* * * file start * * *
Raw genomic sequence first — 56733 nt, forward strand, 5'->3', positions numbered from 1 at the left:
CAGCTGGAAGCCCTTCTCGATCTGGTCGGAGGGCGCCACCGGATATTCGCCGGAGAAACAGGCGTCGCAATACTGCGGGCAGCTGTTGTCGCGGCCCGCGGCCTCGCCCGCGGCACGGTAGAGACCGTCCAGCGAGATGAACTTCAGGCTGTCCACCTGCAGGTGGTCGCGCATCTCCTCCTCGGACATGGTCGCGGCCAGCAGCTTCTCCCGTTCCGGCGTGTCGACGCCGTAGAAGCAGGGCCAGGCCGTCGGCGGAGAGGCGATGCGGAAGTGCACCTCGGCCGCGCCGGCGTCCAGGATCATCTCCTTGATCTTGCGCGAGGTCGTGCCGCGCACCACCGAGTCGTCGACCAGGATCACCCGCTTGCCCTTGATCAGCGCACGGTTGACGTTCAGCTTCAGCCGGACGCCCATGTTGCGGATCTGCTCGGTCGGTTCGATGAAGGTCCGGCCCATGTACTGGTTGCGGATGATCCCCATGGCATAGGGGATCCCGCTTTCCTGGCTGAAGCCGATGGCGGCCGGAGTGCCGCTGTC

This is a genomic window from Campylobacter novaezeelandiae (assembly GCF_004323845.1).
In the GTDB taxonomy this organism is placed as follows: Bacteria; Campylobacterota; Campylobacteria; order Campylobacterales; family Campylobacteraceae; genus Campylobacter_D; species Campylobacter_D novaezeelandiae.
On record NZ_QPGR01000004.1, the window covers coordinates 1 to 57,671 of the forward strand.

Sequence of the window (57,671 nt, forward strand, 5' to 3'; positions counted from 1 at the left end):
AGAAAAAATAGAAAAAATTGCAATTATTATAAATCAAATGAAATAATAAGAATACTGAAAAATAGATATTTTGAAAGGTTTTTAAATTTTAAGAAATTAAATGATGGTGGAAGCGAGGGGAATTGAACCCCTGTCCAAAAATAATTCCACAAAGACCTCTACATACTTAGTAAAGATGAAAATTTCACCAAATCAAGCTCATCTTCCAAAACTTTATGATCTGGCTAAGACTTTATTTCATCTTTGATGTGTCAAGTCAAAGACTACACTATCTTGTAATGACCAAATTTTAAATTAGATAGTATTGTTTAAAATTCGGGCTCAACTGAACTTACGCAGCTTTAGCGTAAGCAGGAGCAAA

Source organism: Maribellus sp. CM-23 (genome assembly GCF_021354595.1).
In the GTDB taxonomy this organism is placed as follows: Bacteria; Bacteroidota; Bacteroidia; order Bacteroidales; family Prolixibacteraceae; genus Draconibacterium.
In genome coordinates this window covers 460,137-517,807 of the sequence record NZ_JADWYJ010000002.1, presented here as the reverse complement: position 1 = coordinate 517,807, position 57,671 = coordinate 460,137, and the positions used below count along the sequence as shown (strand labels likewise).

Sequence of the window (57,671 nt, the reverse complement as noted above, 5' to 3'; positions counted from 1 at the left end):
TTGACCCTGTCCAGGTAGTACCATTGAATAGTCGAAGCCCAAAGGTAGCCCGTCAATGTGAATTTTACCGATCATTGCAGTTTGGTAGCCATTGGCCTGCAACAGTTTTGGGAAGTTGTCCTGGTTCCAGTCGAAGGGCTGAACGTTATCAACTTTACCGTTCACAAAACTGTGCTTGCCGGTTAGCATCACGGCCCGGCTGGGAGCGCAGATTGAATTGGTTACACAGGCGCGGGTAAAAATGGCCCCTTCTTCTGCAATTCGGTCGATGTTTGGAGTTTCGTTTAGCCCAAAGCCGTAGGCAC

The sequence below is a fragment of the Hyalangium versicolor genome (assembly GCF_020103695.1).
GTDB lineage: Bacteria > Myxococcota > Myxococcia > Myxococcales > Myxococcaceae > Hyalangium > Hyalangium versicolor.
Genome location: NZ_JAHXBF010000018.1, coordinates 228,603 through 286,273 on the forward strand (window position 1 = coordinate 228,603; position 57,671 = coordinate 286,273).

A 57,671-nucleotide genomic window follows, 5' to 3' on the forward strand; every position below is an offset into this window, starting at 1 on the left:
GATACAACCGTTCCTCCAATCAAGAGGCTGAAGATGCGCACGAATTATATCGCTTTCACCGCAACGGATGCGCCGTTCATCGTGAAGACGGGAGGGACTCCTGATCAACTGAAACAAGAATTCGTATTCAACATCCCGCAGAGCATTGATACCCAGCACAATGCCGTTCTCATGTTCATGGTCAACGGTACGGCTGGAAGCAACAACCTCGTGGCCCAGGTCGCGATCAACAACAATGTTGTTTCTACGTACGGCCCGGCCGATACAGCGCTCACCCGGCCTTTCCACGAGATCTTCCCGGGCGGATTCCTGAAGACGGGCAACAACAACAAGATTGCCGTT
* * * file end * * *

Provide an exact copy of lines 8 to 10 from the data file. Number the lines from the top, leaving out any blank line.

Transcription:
Source organism: Maribellus sp. CM-23 (genome assembly GCF_021354595.1).
In the GTDB taxonomy this organism is placed as follows: Bacteria; Bacteroidota; Bacteroidia; order Bacteroidales; family Prolixibacteraceae; genus Draconibacterium.
In genome coordinates this window covers 460,137-517,807 of the sequence record NZ_JADWYJ010000002.1, presented here as the reverse complement: position 1 = coordinate 517,807, position 57,671 = coordinate 460,137, and the positions used below count along the sequence as shown (strand labels likewise).